Another confession: I still collect these things. It’s a nostalgic outlet for me. There are a lot of Beanie Babies that I could only ever dream of having as a child. Now that I’m an adult, and in the wake of the devastation of prices, those dream lots are now affordable to me. Rex the tyrannosaurus? Steg the Stegosaurus? Bronty the Brontosaurus? Spot without a spot? All of these are Beanie Babies that once made casual collectors froth at the mouth. They were retired, removed from the supply, before the average person entered the market.
So I needed a place to do two thing. 1) As I research prices for Beanie Babies, I am creating a bit of a repository wherein I track what people have paid. It affects what I, myself am willing to pay as well. And the analysis here will be reasoned and simple. Perhaps it will help fight back against these stupid stories about Princess Diana Beanies being sold for hundreds of thousands of dollars.
It’s an important exercise for me in some sense because I think that the sort of casual reporting that occurs in the world of esoteric products like this is indicative of the rest of news. If the news can’t get their reporting right on news about Beanie Babies or they can’t get their facts right about Ebay listings, how can you possibly trust them to report politics? How can you trust them to report science? How can you trust them at all? This is my small contribution to correcting the record about something stupid so that you can know what kind of fact checking is needed to stave off a case of the conspiracies for something more important.
Looking at Beanie Baby Search Volume
Since 2004, search volume has remained fairly consistent. Just take a look:
Suddenly in January 2014, we see an enormous spike. And every few months thereafter, spikes in search show up. So what happened in January 2014? Returning to search volume charts, we can see that something happened between January 13 and 17 of that year.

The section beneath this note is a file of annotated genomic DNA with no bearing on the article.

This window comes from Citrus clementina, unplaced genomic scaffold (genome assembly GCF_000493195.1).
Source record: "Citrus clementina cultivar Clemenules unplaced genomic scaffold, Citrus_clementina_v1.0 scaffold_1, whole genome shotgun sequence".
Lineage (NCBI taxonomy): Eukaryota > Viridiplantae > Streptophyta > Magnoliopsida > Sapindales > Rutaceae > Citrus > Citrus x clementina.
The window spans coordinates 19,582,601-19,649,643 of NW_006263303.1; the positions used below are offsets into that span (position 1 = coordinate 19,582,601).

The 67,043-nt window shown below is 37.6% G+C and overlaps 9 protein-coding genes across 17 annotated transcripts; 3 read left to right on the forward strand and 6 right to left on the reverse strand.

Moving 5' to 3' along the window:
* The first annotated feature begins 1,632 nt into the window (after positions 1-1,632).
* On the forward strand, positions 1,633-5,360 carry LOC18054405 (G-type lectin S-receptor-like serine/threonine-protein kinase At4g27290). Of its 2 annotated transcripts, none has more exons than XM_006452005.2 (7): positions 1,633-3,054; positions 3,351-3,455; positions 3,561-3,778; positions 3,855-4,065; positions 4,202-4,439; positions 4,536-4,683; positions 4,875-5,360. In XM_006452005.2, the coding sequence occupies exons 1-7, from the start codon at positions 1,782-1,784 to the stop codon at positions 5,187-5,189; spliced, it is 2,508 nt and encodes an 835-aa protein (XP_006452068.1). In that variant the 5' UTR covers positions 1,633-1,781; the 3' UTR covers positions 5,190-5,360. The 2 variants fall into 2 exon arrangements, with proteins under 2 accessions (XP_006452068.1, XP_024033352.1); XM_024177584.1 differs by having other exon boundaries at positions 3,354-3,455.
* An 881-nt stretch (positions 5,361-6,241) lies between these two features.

In going back, I have tried to trace what exactly happened. It appears that the event that sparked the renewed interest during this time period may have been what was happening to Ty Warner himself. He was convicted of tax evasion for hiding a tiny portion of his fortune overseas.
As best I can tell, this is the beginning of the idiocy. The article that sparked the interest here is a Daily Mail article that claims a couple bought a Princess Diana Beanie Baby only to realize that the item was worth £62,500. Bullshit! It was never worth that, and this news story is a great example of some of the crappiest reporting you’ll find. But the reporter, Steph Cockroft, will have absolutely no consequences because the subject matter is non-consequential. You want to understand how we got here with media, this is it. Reporters cut their teeth on inconsequential crap, and they get promoted to higher level positions.
In this case, the report basically explains that a couple bought a Princess Diana Beanie Baby at a store. When they got home they saw that there were some listed at over £60k. So the Daily Mail reports that that is what it’s worth. It’s literally a news story about an arbitrary number that some person put on an ebay listing. It might seem innocuous, but there is a less than small chance that people may even move to buy these products on this news story. Alas… I digress.